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Education / Graduate Education / PhD Programs / Statistics / PhD in Statistics

PhD in Statistics

Other Available Graduate Programs
PhD in Statistics (bioinformatics concentration)
Master of Arts in Statistics
Master of Science in Biostatistics


Program Overview

The program interprets the term “statistics” very broadly and permits specialization in probability, statistical theory and analysis, biostatistics, and interdisciplinary areas of application.

Course work in statistics is concentrated in three areas - probability, inference, and data analysis. Beginning students should expect to spend all of their first year, most of their second year, and some of their third year taking formal courses. The balance of time is spent on reading and research. Students entering with advanced training in statistics may transfer credits at the discretion of their advisor and in accordance with University policy.

In general, the PhD program requires a minimum of four years of study, with five years of study being more common (see Timeline for Degree Completion). Prior to completion of the PhD, most students have some publications underway, including some work related to their dissertation research, possibly other methodological work done in collaboration with other members of the faculty, and often some applied papers with scientific researchers in other fields.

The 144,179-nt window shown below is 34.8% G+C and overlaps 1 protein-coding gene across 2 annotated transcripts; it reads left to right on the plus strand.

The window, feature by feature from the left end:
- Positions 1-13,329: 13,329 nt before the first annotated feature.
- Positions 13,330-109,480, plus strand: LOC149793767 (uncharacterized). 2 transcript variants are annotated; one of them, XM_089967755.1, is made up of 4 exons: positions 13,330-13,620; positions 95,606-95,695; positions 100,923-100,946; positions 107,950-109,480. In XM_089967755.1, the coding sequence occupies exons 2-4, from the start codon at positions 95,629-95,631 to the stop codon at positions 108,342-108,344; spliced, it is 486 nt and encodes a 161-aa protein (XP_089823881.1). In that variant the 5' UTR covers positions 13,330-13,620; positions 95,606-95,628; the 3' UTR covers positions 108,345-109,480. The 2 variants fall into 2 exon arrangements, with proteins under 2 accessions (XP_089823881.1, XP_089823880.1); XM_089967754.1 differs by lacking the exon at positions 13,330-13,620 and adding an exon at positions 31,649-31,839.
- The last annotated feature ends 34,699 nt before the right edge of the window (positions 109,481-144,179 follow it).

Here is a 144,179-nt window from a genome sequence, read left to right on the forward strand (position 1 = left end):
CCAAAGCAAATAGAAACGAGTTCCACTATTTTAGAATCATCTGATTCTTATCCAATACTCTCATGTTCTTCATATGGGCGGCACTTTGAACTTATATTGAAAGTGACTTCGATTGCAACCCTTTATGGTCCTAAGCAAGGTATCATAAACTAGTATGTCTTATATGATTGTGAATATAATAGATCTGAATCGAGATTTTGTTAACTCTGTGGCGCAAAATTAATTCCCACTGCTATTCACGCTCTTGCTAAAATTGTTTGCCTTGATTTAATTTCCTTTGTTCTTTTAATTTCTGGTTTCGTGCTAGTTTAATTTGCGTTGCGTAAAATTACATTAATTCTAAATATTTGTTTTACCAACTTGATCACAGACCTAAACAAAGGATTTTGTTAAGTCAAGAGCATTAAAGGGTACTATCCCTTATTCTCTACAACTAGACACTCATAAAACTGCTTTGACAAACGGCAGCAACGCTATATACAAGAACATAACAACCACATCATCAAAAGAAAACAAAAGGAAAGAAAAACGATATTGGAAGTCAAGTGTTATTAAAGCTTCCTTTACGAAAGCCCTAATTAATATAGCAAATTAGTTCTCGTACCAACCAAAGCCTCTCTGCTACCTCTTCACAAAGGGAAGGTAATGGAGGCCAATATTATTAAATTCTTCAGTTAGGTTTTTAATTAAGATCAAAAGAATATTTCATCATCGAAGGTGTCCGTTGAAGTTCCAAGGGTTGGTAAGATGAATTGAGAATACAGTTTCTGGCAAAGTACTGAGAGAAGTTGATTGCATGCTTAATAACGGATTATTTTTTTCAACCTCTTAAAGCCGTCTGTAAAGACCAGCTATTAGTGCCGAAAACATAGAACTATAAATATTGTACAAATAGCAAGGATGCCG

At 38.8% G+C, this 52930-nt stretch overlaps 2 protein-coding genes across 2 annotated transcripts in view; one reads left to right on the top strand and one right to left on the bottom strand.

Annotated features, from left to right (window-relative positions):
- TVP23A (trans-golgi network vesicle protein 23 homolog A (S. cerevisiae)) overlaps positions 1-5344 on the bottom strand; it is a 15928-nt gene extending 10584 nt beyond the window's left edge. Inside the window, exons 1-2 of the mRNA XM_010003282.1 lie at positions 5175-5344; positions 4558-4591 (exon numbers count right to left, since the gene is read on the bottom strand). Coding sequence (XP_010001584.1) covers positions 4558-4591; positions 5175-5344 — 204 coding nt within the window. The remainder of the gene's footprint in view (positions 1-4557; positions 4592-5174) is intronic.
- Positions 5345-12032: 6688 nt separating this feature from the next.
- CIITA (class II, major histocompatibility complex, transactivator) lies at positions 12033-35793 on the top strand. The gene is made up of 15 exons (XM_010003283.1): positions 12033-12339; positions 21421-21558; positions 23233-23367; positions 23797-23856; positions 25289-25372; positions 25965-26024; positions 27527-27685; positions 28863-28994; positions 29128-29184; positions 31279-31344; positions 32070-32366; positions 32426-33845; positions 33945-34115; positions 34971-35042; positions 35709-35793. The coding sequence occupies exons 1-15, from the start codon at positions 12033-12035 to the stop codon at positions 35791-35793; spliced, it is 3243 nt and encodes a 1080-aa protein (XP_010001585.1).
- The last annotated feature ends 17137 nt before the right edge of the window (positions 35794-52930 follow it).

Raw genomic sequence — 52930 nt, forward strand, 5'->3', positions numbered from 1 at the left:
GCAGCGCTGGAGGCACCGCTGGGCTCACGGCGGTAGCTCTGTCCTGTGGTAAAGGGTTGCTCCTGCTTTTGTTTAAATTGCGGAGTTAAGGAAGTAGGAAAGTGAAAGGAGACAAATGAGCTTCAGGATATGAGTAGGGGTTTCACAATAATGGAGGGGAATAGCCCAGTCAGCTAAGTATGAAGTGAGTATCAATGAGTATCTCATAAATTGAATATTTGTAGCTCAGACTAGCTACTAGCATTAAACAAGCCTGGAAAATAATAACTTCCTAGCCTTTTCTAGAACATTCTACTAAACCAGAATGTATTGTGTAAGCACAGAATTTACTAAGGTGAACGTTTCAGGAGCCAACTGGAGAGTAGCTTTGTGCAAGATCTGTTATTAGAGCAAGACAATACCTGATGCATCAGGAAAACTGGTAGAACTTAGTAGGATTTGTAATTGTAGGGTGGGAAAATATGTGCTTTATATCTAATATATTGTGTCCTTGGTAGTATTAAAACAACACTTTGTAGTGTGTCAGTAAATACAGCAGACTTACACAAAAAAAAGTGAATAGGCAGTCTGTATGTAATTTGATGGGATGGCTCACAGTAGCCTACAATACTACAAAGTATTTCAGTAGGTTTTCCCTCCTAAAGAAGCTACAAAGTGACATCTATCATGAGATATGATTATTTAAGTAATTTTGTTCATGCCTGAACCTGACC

Entering PhD students should have a strong background in mathematics, including three semesters of calculus (through multivariable calculus), a course in linear and/or matrix algebra, and a year of probability and mathematical statistics. A course in real analysis is encouraged; a course in statistical methods is also recommended. While some background in biology may be helpful for pursuing certain avenues of research, it is not required for admission to the program.


Normally, doctoral students are initially considered MA candidates; this non-thesis degree can be completed in three semesters or, in some cases, in one calendar year. PhD studies consist of additional specialized courses, seminars, and supervised research leading to a dissertation. There is no foreign language requirement. Computer expertise is developed in the program.

Students are expected to spend a minimum of 40 months and a maximum of 66 months, not necessarily continuously, engaged in one or more of the following activities that enhances their education and skill sets as statisticians: teaching assistantship, research assistantship, participation on the statistical consulting rotation, and summer internships.


All MA/PhD students take a comprehensive (basic) examination at the beginning of the second year. PhD students take another written (advanced) examination at the beginning of the third year. Both examinations cover material in the areas of probability, inference, and data analysis.